Did you know that the people of villages across Uttarakhand’s Kumaon region celebrate a festival to thank crows? Or that there’s a village in Himachal Pradesh’s Tirthan Valley known as Bihar? And that it has a month-long festival dedicated to local delicacies? Rural India is a treasure trove of many such intriguing stories which haven’t received enough attention and appreciation. Well, that’s set to change soon. In a first, Voices of Rural India, a not-for-profit digital initiative, aims to revolutionise storytelling by hosting curated stories told directly by rural storytellers. For instance, the tale of a young astronomer in Ladakh’s Maan village who is breaking gender stereotypes, or that of a postman from Zanskar who is fascinated by petroglyphs.
The coronavirus pandemic has left a huge dent on India’s tourism industry. As a result, rural communities have lost their livelihoods, supply chains have been disrupted and alternate income streams have been severely impacted. Industry experts opine that the effect of COVID-19 on the tourism sector is here to stay for at least a year. This is where Voices of Rural India comes in. The platform has been formed to turn this unprecedented crisis into an opportunity to generate alternate livelihoods by upgrading digital skills in rural India.
The initiative has been co-founded by travel blogger Shivya Nath, Malika Virdi (founder director of community-based tourism organisation Himalayan Ark) and Osama Manzar (founder of the Digital Empowerment Foundation). Despite a long tradition of oral storytelling, rural communities are largely excluded from the digital world, Nath says. “With Voices of Rural India, we hope to create a digital storytelling revolution by supporting and empowering rural storytellers". The travel blogger feels that while urban dwellers can leverage digital tools to work and study online, rural India continues to be held back by the lack of digital skills and opportunities.
View this post on Instagram
In the short-term, Voices of Rural India is creating a revenue stream for affected communities through digital journalism. In the long run, it aims to develop digital storytelling skills at the grassroots level, along with becoming a repository of local culture and knowledge, documented in local voices.
Voices of Rural India is currently working with rural communities in Ladakh, Himachal Pradesh, Uttarakhand, Kerala, Maharashtra and Gujarat, through on-ground community-based tourism organisations like Global Himalayan Expedition, Himalayan Ecotourism and Grassroutes Journeys. They assist the team in identifying storytellers who are usually guides, homestay owners, tour operators and youth and women from the local community.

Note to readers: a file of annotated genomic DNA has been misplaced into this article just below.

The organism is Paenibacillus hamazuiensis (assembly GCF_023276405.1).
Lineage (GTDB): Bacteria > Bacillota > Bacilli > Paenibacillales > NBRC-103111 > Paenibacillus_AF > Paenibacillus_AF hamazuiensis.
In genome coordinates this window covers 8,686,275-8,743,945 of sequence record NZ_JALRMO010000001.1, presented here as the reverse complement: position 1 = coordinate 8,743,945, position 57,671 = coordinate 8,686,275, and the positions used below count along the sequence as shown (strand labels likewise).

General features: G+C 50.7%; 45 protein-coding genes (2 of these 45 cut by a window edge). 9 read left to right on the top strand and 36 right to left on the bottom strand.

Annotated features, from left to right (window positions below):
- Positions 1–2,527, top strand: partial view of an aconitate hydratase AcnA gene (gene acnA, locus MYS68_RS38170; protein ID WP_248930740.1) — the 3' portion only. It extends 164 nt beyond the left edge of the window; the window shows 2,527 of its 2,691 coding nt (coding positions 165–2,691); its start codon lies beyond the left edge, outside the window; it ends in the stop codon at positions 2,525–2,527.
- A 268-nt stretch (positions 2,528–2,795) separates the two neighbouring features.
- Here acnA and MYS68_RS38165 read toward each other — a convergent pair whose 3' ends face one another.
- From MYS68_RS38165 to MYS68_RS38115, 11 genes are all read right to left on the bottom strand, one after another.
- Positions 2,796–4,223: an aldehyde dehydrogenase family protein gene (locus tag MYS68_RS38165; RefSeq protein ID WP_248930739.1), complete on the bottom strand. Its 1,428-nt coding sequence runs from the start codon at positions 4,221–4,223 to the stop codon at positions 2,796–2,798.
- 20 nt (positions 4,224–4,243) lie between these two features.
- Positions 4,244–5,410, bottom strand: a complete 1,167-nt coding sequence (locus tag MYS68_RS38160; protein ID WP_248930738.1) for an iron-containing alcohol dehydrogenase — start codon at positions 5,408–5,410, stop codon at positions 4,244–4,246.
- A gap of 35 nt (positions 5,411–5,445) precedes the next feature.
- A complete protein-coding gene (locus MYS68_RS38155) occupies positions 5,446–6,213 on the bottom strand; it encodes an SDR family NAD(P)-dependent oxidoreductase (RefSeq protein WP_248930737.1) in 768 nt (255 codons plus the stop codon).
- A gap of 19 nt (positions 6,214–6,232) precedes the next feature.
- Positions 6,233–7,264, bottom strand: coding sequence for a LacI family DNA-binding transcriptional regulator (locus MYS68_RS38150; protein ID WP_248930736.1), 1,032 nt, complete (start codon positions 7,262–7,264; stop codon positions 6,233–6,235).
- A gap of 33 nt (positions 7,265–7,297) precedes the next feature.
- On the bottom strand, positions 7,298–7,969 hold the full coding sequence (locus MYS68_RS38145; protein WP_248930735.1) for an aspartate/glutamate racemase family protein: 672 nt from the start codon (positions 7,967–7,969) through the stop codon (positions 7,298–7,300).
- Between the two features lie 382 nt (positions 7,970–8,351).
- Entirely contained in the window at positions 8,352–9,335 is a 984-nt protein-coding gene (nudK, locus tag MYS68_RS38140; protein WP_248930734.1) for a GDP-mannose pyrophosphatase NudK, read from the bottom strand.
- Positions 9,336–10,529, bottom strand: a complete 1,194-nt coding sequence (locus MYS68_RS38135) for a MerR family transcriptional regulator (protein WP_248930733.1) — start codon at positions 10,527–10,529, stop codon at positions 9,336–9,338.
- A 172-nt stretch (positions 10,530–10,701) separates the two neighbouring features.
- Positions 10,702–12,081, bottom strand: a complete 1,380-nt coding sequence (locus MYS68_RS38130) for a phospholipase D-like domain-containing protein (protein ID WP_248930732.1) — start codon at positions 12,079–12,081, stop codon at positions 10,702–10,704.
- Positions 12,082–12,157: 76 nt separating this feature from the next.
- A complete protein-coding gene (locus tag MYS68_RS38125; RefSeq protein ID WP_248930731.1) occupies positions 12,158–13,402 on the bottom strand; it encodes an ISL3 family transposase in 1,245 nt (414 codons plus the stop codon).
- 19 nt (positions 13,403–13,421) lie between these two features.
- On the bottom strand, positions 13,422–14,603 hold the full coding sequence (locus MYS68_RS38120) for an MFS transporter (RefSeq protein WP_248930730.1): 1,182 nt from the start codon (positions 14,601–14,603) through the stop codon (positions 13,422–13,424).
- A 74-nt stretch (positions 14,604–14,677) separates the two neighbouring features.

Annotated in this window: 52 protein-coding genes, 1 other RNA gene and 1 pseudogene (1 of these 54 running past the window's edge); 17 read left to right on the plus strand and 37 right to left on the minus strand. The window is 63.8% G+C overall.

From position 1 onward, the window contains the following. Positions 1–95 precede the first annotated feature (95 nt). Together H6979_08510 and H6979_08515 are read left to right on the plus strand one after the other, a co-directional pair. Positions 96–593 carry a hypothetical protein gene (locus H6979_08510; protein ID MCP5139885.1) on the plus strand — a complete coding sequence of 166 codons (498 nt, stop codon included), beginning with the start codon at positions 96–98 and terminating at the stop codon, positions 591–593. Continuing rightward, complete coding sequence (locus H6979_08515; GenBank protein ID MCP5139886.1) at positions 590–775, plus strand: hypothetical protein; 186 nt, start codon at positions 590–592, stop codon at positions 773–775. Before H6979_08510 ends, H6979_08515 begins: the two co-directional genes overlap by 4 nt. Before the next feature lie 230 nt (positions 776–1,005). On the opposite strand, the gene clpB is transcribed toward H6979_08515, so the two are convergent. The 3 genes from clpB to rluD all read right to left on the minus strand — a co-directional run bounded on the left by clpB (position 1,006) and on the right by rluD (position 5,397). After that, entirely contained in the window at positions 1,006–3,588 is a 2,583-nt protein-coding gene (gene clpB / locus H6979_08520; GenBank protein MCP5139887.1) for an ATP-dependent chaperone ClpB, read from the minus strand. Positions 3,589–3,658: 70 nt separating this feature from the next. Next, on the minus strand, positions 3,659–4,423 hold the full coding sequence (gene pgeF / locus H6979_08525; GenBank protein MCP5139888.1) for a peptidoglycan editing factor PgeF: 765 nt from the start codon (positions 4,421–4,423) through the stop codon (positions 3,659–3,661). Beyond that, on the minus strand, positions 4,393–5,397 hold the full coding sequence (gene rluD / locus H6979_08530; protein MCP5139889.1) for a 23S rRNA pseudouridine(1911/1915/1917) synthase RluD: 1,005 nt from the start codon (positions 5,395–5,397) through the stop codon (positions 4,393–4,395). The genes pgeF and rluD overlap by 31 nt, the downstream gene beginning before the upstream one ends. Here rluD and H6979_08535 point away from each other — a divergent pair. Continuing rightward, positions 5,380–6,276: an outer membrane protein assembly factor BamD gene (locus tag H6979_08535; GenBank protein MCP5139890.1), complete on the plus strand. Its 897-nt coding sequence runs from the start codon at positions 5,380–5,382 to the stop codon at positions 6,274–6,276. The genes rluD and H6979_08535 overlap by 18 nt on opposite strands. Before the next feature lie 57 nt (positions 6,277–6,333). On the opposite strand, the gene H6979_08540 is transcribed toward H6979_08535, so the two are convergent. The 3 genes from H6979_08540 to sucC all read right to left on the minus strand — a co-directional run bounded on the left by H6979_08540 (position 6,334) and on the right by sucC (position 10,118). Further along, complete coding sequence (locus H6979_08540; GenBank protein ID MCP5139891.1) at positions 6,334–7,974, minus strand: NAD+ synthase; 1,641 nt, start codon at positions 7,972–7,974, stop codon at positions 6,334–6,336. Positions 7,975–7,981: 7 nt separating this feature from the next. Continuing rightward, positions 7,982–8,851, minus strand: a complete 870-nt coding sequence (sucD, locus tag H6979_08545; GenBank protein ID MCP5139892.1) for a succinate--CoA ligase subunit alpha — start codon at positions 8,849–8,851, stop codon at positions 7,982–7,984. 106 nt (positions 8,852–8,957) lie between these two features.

Voices of Rural India volunteers share storytelling modules with community organisations, which identify story ideas and storytellers. Rural storytellers submit stories in audio/visual or video or text format. The volunteers and community organisations then select, edit and curate the best story ideas rooted in human experiences. Volunteers finally remunerate and promote the storytellers. Every storyteller is currently being paid Rs 1,000 every time their story is accepted for publishing.
Rural India is a goldmine of stories that the world needs to know, believes Manzar. “There are approximately 6,50,000 villages in India. Even if we have one story from each village, the World Wide Web could have three-quarter of a million stories online, which could not only enrich the country but the entire digital world,” he opines.
View this post on Instagram
While we carry an English version of each story on Voices of Rural India, we also try to include the original version sent by the storyteller. Each story goes through a rigorous process of brainstorming story ideas, first draft, fleshing out the story further, multiple rounds of editing - powered by our network of community tourism organisations and virtual volunteers. The goal is to bring the story to life in the original voice of the storyteller. Perhaps you've read Soniya's story on Magh Mahina already? Now hear a snippet of the audio (or the full version) over at voicesofruralindia.org. It's amazing how hearing the storyteller will make you see the story in a whole other light ðÂÂÂÂÂÂÂÂ¤ÂÂÂÂÂÂÂÂ #voicesofruralindia #himachalpradesh #maghmahina #ruralindia #indiatravel
“Landscapes, and communities who inhabit them, are embedded in their own particular stories and cultures. And perhaps, that’s part of what draws the tourist to rural destinations,” says Virdi. She adds that the initiative is an opportunity for rural storytellers, guides and community folk to delve into their life experiences and own their folklore with pride and re-tell them to the world. “With the possibility of physical travel now on hold, learning to own our narratives in this new virtual medium is both exciting and challenging. But what better way to stay connected despite the discontinuities,” she adds.
The organisation is also providing virtual training to rural storytellers. They are focussed on teaching them basic storytelling, how to brainstorm ideas, how to add their personal perspectives into their stories and using smartphones for recording audio and video and taking pictures. Some of the storytellers are also learning typing in Hindi.
In the long run, Voices of Rural India aims to bring these storytellers on social media platforms and leverage online tools which will also help them in tourism and other side businesses. The organisation is also looking for volunteers with editing and social media expertise, who could assist them in developing easy to learn training material.